Has your child grown up and you want to give him some pocket money? You want to introduce him to managing a budget, teach him the value of money and things, but also allow him to have money at all times when needed. Pocket money is also a way for him to show his independence in front of you and to meet his daily expenses on his own, a cinema with friends, transport, a meal, clothes… It is also a good way to show him that he is no longer a child and to empower him.
According to a study carried out by Harris Interactive for the French Banking Federation (FBF) in March 2019, 47% of children aged 8 to 14 receive pocket money. On average, children realize the value of money from the age of 7, the age at which they learn numbers at school. Yes but there you go, you don't want to give him money directly for fear that he will get stolen or lose it. So you decide to provide him with a bank card and you are lost in front of the different cards that banks offer for minors.
Team will present to you the different bank cards that can be made available to young people today.
First of all, it is important to know that traditional banks do not offer a real immediate debit card before the age of 16. From 16 years old, the teenager can have a classic bank card and even a checkbook always under the benevolent control of his parents. Before this age of "financial freedom", banks offer several types of cards suitable for young people from the age of 12 depending on the degree of autonomy that their parents want to give them.
Here are the three main types of cards offered by banks for 12-17 year olds:
1. ATM Card : this card is associated with the child's savings account and only allows you to withdraw money from ATMs. Depending on the bank, it can only be used in network branches or can be used anywhere in France and abroad. Parents can set this card to limit the number and amount of withdrawals per week and per month. It costs between 0 and 20 € per year. This card is for teenagers whose parents want their child to learn how to manage a budget while controlling spending. It's also for teens whose parents want to wait to give them their first payment card.
2. Reloadable prepaid card : this card is linked to the parent's or child's bank account. It brings more autonomy to the teenager because it allows him to buy online, in store with a code or without contact in France and abroad within the limit of the balance available on the card and therefore without any possible overdraft. . However, this card can be controlled remotely by the parents and the child can consult his expenses or his balance in real time via a site or an application. Parents can set limits for withdrawals and payments can be set. Once the amount paid is consumed, the parent makes a wire transfer or transfer to reload the card. This card costs on average € 15 per year. Manysupported by , provide this type of cards.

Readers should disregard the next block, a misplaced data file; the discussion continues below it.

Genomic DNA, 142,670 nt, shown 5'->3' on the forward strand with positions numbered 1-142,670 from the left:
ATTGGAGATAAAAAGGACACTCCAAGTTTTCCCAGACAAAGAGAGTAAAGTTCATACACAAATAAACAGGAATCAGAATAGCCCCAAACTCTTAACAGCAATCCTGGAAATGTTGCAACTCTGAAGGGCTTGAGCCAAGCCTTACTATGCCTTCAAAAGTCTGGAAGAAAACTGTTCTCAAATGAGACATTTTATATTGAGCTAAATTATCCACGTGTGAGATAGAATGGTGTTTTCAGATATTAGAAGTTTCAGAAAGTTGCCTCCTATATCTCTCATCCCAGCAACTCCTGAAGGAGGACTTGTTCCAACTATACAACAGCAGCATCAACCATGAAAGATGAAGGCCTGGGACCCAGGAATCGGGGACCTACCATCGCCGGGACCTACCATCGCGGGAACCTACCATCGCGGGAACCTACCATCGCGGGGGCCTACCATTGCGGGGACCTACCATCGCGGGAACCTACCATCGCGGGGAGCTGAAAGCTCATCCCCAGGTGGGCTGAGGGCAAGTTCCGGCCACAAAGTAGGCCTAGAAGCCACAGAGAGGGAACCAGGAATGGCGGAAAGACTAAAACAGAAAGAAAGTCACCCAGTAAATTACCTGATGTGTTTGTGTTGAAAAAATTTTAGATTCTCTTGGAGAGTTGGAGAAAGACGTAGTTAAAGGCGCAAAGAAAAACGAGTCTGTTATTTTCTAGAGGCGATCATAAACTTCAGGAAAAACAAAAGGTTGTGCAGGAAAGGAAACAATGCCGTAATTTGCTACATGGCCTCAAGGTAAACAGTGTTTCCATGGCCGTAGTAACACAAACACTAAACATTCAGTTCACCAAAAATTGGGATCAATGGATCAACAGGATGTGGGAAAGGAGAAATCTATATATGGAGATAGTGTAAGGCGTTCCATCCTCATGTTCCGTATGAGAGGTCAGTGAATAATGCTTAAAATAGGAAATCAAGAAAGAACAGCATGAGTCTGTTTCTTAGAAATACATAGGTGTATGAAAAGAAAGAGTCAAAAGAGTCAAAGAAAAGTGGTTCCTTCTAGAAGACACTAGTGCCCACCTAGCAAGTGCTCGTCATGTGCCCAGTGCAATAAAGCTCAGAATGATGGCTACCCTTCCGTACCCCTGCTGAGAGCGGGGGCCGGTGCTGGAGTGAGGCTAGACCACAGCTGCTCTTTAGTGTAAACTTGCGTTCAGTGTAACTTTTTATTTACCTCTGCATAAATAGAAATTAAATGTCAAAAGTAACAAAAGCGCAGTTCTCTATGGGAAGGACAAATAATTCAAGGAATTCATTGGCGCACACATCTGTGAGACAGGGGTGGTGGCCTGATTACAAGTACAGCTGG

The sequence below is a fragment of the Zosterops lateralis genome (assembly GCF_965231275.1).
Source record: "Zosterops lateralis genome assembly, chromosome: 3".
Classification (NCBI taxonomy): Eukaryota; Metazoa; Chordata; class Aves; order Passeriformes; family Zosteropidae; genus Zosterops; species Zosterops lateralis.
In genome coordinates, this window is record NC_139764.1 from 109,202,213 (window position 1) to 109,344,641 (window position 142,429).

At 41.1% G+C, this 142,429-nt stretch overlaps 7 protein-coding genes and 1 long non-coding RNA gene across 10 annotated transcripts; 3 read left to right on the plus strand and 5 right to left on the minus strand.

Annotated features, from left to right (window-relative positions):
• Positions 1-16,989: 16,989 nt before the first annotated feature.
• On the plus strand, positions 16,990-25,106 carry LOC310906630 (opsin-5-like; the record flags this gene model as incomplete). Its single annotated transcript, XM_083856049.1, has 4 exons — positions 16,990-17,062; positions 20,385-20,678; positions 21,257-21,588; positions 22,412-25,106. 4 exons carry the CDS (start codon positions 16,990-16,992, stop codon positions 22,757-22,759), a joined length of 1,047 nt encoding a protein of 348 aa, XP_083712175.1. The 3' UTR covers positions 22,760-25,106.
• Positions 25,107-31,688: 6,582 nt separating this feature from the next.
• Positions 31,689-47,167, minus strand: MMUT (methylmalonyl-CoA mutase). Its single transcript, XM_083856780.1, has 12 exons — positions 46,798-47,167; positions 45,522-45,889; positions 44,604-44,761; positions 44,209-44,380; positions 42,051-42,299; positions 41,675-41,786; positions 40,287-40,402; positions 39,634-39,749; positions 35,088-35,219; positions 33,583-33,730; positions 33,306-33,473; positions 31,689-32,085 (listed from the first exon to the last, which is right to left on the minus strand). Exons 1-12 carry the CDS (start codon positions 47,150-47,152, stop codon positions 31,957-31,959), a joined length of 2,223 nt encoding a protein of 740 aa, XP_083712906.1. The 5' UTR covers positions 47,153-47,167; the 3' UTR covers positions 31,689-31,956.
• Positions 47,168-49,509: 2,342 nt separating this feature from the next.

Other more advanced functions are emerging on the basis of prepaid, with in particular the arrival of electronic wallets (e-wallets) and notions of motherboards and daughter cards with the use of card-to-card transfers, but also with the arrival of contactless payment media (mobile, connected watches, etc.).
3. International card with systematic authorization : it is an international bank card linked to a real account on which you can set up transfers and direct debits. There is, however, no risk of overdraft since a systematic authorization request is made for each payment. This card is coupled with an application that allows adolescents to manage their budget and view their expenses. Parents have full control. It costs on average € 20 per year and remains very attractive since it is cheaper than a classic card with immediate debit, available from the age of 16, at a price of € 40 per year.
These cards now have several advantages, they are often very inexpensive and above all "risk free", banks "invest in the future"; and they also learn budget management from an early age.
E-Pay Space Team